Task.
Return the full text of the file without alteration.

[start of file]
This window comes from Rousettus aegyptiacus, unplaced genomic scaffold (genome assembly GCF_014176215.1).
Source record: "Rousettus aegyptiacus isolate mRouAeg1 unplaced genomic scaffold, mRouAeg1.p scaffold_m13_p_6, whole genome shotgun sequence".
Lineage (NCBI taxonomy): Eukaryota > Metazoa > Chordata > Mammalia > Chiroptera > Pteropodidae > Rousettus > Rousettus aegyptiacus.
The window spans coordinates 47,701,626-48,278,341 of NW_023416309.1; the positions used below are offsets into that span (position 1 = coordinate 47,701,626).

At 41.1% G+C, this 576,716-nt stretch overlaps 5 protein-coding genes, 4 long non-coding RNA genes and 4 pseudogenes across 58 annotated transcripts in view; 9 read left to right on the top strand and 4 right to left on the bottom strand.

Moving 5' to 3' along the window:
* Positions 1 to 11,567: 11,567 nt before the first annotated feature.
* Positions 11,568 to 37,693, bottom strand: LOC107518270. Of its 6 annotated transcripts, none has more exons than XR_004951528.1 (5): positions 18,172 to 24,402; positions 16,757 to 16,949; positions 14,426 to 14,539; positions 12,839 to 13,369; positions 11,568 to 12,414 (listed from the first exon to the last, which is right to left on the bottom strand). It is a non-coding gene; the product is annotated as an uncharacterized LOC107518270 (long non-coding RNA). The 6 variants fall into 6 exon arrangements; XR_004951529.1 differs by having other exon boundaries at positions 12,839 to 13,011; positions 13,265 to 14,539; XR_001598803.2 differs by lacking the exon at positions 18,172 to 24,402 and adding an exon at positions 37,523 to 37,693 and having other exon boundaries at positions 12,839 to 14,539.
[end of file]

This window comes from Rousettus aegyptiacus, unplaced genomic scaffold (genome assembly GCF_014176215.1).
Source record: "Rousettus aegyptiacus isolate mRouAeg1 unplaced genomic scaffold, mRouAeg1.p scaffold_m13_p_6, whole genome shotgun sequence".
Lineage (NCBI taxonomy): Eukaryota > Metazoa > Chordata > Mammalia > Chiroptera > Pteropodidae > Rousettus > Rousettus aegyptiacus.
The window spans coordinates 47,701,626-48,278,341 of NW_023416309.1; the positions used below are offsets into that span (position 1 = coordinate 47,701,626).

At 41.1% G+C, this 576,716-nt stretch overlaps 5 protein-coding genes, 4 long non-coding RNA genes and 4 pseudogenes across 58 annotated transcripts in view; 9 read left to right on the top strand and 4 right to left on the bottom strand.

Moving 5' to 3' along the window:
* Positions 1 to 11,567: 11,567 nt before the first annotated feature.
* Positions 11,568 to 37,693, bottom strand: LOC107518270. Of its 6 annotated transcripts, none has more exons than XR_004951528.1 (5): positions 18,172 to 24,402; positions 16,757 to 16,949; positions 14,426 to 14,539; positions 12,839 to 13,369; positions 11,568 to 12,414 (listed from the first exon to the last, which is right to left on the bottom strand). It is a non-coding gene; the product is annotated as an uncharacterized LOC107518270 (long non-coding RNA). The 6 variants fall into 6 exon arrangements; XR_004951529.1 differs by having other exon boundaries at positions 12,839 to 13,011; positions 13,265 to 14,539; XR_001598803.2 differs by lacking the exon at positions 18,172 to 24,402 and adding an exon at positions 37,523 to 37,693 and having other exon boundaries at positions 12,839 to 14,539.